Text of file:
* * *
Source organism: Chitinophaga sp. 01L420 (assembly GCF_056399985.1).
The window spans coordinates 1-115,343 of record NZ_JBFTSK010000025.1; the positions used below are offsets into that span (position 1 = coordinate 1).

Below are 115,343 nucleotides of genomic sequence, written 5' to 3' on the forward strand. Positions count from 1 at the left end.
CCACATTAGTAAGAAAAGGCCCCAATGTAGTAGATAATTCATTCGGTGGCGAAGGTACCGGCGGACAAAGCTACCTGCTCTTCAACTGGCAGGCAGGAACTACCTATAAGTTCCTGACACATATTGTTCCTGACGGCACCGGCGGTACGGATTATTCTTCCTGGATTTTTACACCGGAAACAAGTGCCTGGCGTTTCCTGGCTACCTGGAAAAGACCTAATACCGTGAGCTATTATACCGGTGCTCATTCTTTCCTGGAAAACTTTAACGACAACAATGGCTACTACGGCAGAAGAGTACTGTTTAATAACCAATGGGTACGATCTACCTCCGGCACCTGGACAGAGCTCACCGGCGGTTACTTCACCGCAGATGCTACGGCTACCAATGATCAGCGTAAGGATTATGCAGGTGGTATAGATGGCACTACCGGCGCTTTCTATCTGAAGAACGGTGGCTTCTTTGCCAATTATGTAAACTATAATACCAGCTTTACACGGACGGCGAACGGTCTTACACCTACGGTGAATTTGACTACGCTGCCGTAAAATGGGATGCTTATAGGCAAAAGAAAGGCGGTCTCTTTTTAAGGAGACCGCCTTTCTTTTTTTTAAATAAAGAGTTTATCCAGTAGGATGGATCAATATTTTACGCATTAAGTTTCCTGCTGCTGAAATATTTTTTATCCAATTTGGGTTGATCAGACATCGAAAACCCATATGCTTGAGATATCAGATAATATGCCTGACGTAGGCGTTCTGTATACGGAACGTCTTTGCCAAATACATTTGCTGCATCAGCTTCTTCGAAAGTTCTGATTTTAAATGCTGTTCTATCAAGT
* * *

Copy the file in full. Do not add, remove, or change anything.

Source organism: Chitinophaga sp. 01L420 (assembly GCF_056399985.1).
The window spans coordinates 1-115,343 of record NZ_JBFTSK010000025.1; the positions used below are offsets into that span (position 1 = coordinate 1).

Below are 115,343 nucleotides of genomic sequence, written 5' to 3' on the forward strand. Positions count from 1 at the left end.
CCACATTAGTAAGAAAAGGCCCCAATGTAGTAGATAATTCATTCGGTGGCGAAGGTACCGGCGGACAAAGCTACCTGCTCTTCAACTGGCAGGCAGGAACTACCTATAAGTTCCTGACACATATTGTTCCTGACGGCACCGGCGGTACGGATTATTCTTCCTGGATTTTTACACCGGAAACAAGTGCCTGGCGTTTCCTGGCTACCTGGAAAAGACCTAATACCGTGAGCTATTATACCGGTGCTCATTCTTTCCTGGAAAACTTTAACGACAACAATGGCTACTACGGCAGAAGAGTACTGTTTAATAACCAATGGGTACGATCTACCTCCGGCACCTGGACAGAGCTCACCGGCGGTTACTTCACCGCAGATGCTACGGCTACCAATGATCAGCGTAAGGATTATGCAGGTGGTATAGATGGCACTACCGGCGCTTTCTATCTGAAGAACGGTGGCTTCTTTGCCAATTATGTAAACTATAATACCAGCTTTACACGGACGGCGAACGGTCTTACACCTACGGTGAATTTGACTACGCTGCCGTAAAATGGGATGCTTATAGGCAAAAGAAAGGCGGTCTCTTTTTAAGGAGACCGCCTTTCTTTTTTTTAAATAAAGAGTTTATCCAGTAGGATGGATCAATATTTTACGCATTAAGTTTCCTGCTGCTGAAATATTTTTTATCCAATTTGGGTTGATCAGACATCGAAAACCCATATGCTTGAGATATCAGATAATATGCCTGACGTAGGCGTTCTGTATACGGAACGTCTTTGCCAAATACATTTGCTGCATCAGCTTCTTCGAAAGTTCTGATTTTAAATGCTGTTCTATCAAGT